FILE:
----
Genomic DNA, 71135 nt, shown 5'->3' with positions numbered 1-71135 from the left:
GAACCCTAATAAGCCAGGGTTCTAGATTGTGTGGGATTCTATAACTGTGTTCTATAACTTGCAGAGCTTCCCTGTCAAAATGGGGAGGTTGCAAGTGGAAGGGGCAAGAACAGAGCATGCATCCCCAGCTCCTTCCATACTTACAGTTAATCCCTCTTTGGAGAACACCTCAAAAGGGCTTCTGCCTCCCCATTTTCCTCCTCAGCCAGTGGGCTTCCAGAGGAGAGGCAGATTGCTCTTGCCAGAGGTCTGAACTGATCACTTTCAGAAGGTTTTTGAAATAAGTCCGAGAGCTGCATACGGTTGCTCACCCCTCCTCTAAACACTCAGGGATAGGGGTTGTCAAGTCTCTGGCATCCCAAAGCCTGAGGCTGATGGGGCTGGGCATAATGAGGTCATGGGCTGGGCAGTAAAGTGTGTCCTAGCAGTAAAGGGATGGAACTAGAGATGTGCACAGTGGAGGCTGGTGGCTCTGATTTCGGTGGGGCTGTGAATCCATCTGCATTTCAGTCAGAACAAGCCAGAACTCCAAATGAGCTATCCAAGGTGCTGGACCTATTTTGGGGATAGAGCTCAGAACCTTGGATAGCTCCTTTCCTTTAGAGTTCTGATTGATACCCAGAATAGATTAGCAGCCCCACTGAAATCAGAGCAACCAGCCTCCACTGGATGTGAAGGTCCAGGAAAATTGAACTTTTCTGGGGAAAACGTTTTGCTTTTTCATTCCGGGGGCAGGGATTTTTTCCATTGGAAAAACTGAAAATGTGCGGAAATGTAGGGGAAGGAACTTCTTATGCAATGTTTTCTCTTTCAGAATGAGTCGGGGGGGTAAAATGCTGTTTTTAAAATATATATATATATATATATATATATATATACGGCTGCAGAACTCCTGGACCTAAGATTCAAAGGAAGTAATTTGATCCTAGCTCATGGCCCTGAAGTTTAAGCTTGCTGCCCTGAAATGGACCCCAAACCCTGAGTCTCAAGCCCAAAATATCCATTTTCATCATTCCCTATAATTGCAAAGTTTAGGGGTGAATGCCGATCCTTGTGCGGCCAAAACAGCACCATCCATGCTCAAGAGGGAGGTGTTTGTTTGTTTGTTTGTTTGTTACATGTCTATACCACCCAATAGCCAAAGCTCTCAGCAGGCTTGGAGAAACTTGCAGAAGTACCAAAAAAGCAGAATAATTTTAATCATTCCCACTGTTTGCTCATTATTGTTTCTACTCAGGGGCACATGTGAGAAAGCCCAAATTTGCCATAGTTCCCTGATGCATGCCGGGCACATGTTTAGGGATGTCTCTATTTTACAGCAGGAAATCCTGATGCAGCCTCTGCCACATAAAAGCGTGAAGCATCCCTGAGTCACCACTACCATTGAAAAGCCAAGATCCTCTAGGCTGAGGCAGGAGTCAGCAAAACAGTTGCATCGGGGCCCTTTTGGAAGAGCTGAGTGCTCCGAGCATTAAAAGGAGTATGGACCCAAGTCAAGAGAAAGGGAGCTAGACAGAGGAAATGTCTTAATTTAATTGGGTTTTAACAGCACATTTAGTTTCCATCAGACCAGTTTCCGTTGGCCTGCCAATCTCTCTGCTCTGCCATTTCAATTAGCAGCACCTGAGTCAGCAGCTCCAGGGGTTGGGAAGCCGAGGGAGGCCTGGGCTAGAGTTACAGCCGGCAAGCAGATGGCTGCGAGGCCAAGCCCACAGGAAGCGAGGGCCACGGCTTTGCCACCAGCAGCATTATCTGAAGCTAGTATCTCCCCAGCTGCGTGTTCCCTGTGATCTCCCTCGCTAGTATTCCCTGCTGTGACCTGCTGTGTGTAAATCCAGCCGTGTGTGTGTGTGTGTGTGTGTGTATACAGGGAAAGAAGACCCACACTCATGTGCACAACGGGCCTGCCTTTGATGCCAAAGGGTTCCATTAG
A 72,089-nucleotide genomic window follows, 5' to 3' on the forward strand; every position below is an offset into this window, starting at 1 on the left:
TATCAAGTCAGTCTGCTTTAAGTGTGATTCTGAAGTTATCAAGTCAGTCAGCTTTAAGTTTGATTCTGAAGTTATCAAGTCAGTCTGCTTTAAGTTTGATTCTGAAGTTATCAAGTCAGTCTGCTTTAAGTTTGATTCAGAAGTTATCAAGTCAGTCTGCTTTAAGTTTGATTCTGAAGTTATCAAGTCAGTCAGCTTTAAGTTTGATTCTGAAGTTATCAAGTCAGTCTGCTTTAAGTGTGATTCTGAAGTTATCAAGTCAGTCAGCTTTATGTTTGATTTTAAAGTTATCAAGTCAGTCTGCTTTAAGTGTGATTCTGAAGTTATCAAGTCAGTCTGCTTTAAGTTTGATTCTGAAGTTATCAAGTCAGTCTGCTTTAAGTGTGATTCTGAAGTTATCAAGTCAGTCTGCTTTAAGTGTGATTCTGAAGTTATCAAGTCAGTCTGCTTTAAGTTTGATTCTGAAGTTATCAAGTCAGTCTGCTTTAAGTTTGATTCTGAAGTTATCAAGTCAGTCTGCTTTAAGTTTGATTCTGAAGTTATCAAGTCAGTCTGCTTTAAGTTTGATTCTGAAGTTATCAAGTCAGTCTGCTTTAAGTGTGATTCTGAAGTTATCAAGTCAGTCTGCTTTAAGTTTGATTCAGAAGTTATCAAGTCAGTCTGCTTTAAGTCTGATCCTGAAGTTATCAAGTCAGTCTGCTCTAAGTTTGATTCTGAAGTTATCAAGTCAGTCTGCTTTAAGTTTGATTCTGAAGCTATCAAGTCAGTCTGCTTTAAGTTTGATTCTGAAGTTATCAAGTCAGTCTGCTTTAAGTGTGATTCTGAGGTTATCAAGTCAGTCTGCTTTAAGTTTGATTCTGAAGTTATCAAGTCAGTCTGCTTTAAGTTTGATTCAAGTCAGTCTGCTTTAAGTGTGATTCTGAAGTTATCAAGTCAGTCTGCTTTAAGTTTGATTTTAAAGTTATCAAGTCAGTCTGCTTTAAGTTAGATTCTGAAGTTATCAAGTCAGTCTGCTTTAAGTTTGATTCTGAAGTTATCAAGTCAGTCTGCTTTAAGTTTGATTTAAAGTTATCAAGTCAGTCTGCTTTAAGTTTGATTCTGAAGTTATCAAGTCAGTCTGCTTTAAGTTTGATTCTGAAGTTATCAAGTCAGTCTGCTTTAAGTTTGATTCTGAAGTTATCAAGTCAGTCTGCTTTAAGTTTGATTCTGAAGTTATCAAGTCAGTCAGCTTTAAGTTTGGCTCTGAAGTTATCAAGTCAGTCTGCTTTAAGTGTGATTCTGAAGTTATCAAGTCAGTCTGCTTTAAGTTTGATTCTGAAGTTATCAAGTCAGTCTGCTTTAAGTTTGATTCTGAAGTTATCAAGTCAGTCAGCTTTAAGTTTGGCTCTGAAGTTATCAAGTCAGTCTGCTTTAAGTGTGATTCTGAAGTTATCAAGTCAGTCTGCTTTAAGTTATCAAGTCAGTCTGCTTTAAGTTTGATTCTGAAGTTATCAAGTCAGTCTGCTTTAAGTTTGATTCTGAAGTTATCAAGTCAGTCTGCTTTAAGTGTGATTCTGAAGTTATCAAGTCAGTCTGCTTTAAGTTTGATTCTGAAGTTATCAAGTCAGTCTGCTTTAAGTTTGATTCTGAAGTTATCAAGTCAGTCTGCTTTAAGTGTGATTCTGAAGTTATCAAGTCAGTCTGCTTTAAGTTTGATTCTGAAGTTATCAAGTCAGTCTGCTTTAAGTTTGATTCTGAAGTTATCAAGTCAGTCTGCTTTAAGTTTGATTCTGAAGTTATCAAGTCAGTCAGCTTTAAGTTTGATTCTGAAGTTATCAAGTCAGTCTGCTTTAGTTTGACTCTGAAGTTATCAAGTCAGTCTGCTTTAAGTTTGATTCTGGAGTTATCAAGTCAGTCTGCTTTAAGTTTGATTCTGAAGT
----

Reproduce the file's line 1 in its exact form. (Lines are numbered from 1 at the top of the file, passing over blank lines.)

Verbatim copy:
Genomic DNA, 71135 nt, shown 5'->3' with positions numbered 1-71135 from the left: